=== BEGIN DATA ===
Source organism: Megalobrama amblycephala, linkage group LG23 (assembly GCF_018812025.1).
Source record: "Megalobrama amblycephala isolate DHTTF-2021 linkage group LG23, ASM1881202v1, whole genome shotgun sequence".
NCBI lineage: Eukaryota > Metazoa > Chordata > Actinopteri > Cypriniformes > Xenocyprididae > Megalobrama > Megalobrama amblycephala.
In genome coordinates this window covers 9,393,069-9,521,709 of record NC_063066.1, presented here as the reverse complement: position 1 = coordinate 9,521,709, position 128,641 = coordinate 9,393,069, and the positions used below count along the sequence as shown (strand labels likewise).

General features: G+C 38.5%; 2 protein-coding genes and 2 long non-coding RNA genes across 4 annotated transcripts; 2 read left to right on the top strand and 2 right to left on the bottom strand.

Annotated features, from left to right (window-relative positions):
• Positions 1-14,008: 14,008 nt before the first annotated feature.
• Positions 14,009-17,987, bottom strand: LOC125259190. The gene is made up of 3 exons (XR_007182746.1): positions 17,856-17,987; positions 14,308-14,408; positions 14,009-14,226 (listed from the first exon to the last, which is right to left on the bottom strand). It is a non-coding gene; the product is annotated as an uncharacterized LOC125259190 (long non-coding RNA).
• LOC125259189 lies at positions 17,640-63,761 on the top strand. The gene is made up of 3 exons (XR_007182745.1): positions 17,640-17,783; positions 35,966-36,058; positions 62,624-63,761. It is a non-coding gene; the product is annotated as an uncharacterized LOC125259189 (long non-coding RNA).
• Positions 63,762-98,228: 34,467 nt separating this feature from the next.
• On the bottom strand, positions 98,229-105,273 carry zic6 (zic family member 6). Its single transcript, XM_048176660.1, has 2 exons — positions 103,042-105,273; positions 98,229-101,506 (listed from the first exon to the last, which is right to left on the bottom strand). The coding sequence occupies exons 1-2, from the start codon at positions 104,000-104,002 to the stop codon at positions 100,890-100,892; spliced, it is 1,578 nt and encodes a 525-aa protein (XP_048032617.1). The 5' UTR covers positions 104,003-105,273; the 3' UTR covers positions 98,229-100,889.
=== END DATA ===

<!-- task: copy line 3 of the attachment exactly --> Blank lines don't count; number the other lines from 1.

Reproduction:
NCBI lineage: Eukaryota > Metazoa > Chordata > Actinopteri > Cypriniformes > Xenocyprididae > Megalobrama > Megalobrama amblycephala.